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Former diplomat Edgar Parrales to get 8 year sentence

The Prosecutor’s Office requested eight years in prison for the former diplomat. Sentencing will take place on Thursday, May 5.

The Prosecutor’s Office requested eight years in prison for the former diplomat Edgar Parrales. Sentencing will take place on Thursday

Redacción Confidencial

2 de mayo 2022


The justice system of the Ortega regime declared the former diplomat and prisoner of conscience, Edgard Parrales, guilty in a hearing held at the infamous El Chipote jail. The Police moved Parrales from his home —where he remains under house arrest— to the prison, put him in a cell, forced him to wear a prison uniform and tied his hands using plastic shackles, reported the Nicaraguan Center for Human Rights (CENIDH).

The Prosecutor’s Office, which takes orders from the Ortega regime, requested eight years in prison for the former diplomat and the sentence will be read on May 5th.

Parrales, 79, has been under house arrest since February 25, after three months of confinement in El Chipote, which aggravated his pre-existing health problems. The former representative of Nicaragua to the Organization of American States (OAS) of the Sandinista Government in the 1980s was convicted of the catch-all crimes of “conspiring to undermine national integrity” and of “spreading fake news.”

On Monday, November 22, 2021, Parrales was kidnapped by civilians and moved to El Chipote, as part of the latest repressive wave of the Ortega regime against political and civic leaders who question his illegitimacy in power. His case joins 52 other prisoners of conscience captured during 2021, and mostly sentenced during the first quarter of 2022 for “undermining national integrity” and “spreading fake news.”

In all there are currently over 180 political prisoners.

Some thirty opposition, civic, peasant and student leaders are serving their sentences in El Chipote under torture and solitary confinement, after judicial proceedings plagued with irregularities.

High Health Risk

Since his abduction, the family of the ex-diplomat expressed fear for the worsening of his health, since Parrales requires a specialized colonoscopy because he has chronic digestive problems. His large intestine was removed ten years ago; he has diverticulitis and a hernia.

The Ortega regime announced the change from prison to house arrest arguing humanitarian reasons, but did not provide a report on the health of the prisoner.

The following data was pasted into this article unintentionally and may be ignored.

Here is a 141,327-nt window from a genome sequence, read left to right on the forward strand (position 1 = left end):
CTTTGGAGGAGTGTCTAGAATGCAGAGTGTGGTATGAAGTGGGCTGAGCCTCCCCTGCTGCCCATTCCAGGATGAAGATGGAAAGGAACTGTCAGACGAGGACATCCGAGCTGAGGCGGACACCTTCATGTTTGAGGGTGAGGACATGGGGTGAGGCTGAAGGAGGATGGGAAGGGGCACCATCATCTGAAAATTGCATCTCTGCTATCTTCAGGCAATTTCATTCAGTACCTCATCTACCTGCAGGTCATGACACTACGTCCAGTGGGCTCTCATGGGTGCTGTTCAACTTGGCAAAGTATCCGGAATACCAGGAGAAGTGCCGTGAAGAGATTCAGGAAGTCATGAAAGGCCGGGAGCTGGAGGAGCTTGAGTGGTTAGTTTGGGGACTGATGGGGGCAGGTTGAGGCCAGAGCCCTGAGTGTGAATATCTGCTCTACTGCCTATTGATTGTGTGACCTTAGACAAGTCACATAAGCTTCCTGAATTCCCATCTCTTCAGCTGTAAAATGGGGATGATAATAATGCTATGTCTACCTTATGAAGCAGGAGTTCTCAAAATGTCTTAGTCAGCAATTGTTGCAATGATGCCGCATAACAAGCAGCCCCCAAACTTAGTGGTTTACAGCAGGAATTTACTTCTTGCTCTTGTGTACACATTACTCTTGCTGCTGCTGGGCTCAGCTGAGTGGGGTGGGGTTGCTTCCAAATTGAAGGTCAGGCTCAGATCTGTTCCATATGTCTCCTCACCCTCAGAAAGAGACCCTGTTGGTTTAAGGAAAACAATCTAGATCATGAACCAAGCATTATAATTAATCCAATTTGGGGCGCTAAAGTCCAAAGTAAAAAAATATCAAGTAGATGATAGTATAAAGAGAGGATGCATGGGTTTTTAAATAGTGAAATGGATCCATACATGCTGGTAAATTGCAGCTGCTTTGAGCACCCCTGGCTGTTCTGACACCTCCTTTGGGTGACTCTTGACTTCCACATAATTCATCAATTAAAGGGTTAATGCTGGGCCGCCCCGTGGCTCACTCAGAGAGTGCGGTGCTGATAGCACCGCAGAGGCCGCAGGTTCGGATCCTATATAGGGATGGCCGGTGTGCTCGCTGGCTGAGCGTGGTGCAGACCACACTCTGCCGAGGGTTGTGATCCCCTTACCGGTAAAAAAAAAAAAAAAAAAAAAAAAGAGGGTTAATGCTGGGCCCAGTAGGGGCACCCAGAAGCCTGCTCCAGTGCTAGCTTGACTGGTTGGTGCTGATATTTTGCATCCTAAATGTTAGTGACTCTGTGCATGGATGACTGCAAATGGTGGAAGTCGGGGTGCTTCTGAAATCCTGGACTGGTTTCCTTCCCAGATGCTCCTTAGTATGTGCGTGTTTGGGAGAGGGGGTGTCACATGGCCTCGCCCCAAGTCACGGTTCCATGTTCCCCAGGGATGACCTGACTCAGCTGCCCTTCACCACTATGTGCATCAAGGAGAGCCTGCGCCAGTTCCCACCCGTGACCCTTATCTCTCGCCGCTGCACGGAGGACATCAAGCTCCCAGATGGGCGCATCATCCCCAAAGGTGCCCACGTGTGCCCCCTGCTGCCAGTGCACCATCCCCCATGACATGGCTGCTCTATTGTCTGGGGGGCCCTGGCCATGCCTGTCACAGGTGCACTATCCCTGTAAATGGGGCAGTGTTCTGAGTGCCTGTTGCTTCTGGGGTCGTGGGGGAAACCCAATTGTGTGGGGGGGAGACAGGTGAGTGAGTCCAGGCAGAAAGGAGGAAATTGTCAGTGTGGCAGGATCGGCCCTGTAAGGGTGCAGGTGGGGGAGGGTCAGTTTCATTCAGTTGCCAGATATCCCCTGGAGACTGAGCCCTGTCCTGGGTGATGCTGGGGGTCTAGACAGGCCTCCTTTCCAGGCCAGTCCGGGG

On April 4, CENIDH warned that “house arrest is not a guarantee of health and life for lawyer Edgard Parrales,” since the judge did not authorize the entry of his doctors to provide him adequate treatment and carry out the examinations that “will safeguard his life.”

“Edgard Parrales is in danger. We demand the Ortega Murillo regime to release him immediately, before harm becomes irreparable; if that is not done and if specialized medical attention is not allowed, it will be responsible for whatever happens to him,” the human rights organization stated.

After the death of retired brigadier general, Hugo Torrez, 73, as a political prisoner of the regime, relatives and human rights organizations have demanded the urgent release of political prisoners, subjected to torture, solitary confinement, hunger and cold. They added that as long as they remain in prison, their rights must be respected. At the same time, they have demanded a change in the prison regime, especially for those over 60 years of age, due to the health risk involved in prison.

On February 19, the regime moved to house arrest the political prisoners Arturo Cruz, 68 years old; Francisco Aguirre Sacasa, 77; and Jose Pallais Arana, 68. All of them convicted for “conspiracy to undermine national integrity.” Shortly thereafter, Parrales and another former diplomat and political prisoner, Mauricio Díaz Davila, 71, were sent to house arrest.

This article was originally published in Spanish in Confidencial and translated by Havana Times



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Redacción Confidencial

Redacción Confidencial

Confidencial es un diario digital nicaragüense, de formato multimedia, fundado por Carlos F. Chamorro en junio de 1996. Inició como un semanario impreso y hoy es un medio de referencia regional con información, análisis, entrevistas, perfiles, reportajes e investigaciones sobre Nicaragua, informando desde el exilio por la persecución política de la dictadura de Daniel Ortega y Rosario Murillo.